61 Unless you direct me otherwise in writing, you authorize me: (1) to communicate with your family, your physicians and your other advisors and to give them confidential (private) information that I think is appropriate under the circumstances, and (2) to represent one or more members of your family or other advisors acting in a fiduciary relationship (which means a “trusted” relationship) for you or your property. However, I would not represent them in any proceeding involving determination of your capacity. Kate Mewhinney, CELA Suggested policy to share with clients- pg 2 of 2.

62 H YPO #2 Huey, Dewey, and Louie meet with you to discuss their Uncle Donald. They present to you a validly- executed DPOA, naming Huey as principal agent for Donald. The nephews share with you that Donald has mid- stage Alzheimer’s, and they need advice about his long- term care options. Kate Mewhinney, CELA

63 Q #2: W HO IS YOUR CLIENT ? A.Nephews B.Donald C.Huey D.Donald and Huey Kate Mewhinney, CELA

64 In representing a fiduciary for a person with diminished capacity: Be guided by the known wishes and best interests of the person with diminished capacity, and Disclose otherwise confidential information, in the event a conflict arises between the fiduciary and the person with diminished capacity, if necessary to avoid substantial harm to the interests of the person with diminished capacity. Kate Mewhinney, CELA Std. E cont’d. – Client Capacity

65 S TD. F – C OMMUNICATION AND A DVOCACY Work to minimize barriers to effective communication with and representation of older persons or persons with disabilities. Maintain direct communication with the client, even when the client chooses to involve others in the process, and especially when significant decisions are to be made. Kate Mewhinney, CELA

66 S TD. G - M ARKETING Consider marketing to educate public and promote profession of elder law. Only market truthful communications. No false or misleading communication at presentations or seminars. (e.g., no message that “one size fits all” or exaggeration of benefits of a course of action) Kate Mewhinney, CELA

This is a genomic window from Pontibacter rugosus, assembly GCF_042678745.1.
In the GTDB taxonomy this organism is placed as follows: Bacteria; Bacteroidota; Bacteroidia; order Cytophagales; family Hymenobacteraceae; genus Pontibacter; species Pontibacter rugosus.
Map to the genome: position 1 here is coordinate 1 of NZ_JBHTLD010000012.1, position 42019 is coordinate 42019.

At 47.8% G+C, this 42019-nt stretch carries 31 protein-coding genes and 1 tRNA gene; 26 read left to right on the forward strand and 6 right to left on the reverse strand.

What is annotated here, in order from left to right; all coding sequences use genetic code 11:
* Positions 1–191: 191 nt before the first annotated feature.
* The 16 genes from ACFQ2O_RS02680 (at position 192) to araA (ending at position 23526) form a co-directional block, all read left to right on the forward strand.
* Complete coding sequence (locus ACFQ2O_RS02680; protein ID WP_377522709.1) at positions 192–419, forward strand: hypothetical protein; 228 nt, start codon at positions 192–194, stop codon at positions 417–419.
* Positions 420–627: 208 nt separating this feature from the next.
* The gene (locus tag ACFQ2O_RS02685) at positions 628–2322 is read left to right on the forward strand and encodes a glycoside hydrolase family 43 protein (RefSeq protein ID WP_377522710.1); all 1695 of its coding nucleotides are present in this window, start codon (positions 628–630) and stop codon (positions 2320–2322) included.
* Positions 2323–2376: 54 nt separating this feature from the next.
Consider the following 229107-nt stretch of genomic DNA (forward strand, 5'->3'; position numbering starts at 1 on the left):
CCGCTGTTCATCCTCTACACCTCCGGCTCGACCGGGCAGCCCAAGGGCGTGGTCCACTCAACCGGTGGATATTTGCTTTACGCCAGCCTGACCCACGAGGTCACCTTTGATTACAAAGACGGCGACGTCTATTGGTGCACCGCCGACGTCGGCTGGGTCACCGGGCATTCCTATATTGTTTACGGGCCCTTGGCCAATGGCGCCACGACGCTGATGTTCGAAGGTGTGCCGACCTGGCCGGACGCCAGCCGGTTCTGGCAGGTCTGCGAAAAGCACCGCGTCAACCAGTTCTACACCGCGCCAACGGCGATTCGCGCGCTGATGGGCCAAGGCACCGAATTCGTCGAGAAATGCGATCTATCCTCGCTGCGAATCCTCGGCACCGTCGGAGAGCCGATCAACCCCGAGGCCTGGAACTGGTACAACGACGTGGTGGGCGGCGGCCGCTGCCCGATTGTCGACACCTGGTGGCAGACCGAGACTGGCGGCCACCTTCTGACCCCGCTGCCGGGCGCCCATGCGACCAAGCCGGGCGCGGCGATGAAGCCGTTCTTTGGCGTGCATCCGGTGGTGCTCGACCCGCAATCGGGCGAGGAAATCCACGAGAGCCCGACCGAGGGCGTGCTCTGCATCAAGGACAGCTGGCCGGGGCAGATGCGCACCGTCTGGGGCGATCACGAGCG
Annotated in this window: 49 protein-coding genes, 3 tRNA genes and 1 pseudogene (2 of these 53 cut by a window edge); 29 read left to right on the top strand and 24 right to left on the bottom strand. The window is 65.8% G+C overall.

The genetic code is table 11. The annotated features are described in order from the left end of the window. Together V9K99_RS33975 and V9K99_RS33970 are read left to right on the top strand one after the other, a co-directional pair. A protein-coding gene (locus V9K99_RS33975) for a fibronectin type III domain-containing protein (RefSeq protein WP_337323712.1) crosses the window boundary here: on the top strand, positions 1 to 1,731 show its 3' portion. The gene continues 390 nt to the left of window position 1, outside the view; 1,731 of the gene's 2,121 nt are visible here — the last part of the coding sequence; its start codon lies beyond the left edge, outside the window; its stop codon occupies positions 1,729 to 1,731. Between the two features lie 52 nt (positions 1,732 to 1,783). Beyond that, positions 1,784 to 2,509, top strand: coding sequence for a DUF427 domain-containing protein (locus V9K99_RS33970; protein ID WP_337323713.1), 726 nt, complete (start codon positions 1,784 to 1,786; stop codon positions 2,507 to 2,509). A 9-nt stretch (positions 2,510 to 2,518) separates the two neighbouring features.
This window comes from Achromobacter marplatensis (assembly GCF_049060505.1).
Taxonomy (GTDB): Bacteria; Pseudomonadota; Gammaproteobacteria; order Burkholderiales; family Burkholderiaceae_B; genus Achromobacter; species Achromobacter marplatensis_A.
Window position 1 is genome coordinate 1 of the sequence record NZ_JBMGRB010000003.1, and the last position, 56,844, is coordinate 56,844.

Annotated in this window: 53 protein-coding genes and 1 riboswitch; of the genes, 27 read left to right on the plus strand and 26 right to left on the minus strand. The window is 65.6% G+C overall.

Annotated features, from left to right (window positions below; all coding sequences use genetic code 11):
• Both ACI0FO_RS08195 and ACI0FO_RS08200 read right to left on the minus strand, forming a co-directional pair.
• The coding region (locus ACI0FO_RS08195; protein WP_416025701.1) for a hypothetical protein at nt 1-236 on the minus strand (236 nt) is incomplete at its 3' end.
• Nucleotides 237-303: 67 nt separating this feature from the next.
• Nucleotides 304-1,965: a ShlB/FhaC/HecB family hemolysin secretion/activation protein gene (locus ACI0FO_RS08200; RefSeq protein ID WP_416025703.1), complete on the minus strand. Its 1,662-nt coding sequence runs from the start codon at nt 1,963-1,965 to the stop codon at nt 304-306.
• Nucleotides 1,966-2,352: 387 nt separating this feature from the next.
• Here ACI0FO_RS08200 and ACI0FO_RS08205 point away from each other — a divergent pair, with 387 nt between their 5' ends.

67 Reasonable basis required to suggest superiority over other attorneys. Use organizational endorsement only if truthfully reflects collective judgment of the organization and disclose any relationship with the organization that might materially affect the weight or credibility of the endorsement. No uninvited or phone solicitation of prospective clients who may be vulnerable to undue influence. Kate Mewhinney, CELA Std. G – Marketing. Cont’d.

68 N.C. R ULES & D EVELOPMENTS R ELATED TO S TD. G Board of Legal Specialization of N.C. State Bar has authorized a certification in the field of elder law. See Held in conjunction with the National Elder Law Foundation, An attorney who has been certified as a specialist by that Board may so indicate in an advertisement in any way that is not false, deceptive or misleading. RPC 43 – July 15, 1988. Kate Mewhinney, CELA

69 T OP 10 P RACTICAL T IPS 1. Identify your client at outset of representation. 2. Meet with the identified prospective or actual elder client in private. 3. Provide client with written engagement contract. 4. Explain obligation of confidentiality to client and involved parties as early as possible. 5. Approach client matters in a holistic manner. Kate Mewhinney, CELA

70 6. Ensure adequate training and supervision of legal and non-legal staff. 7. Develop and use skills/processes for making and documenting preliminary assessments of client capacity to undertake specific legal matters at hand. 8. Advocate within the law courses of action chosen by the client. 9. No misleading or materially false information is communicated in connection with seminars, etc. 10. Ensure that ancillary services are licensed and meet the client’s needs. Kate Mewhinney, CELA

71 Thank you for your attention and for striving to meet the highest ethical standards for older clients and their families. Clinical Professor Kate Mewhinney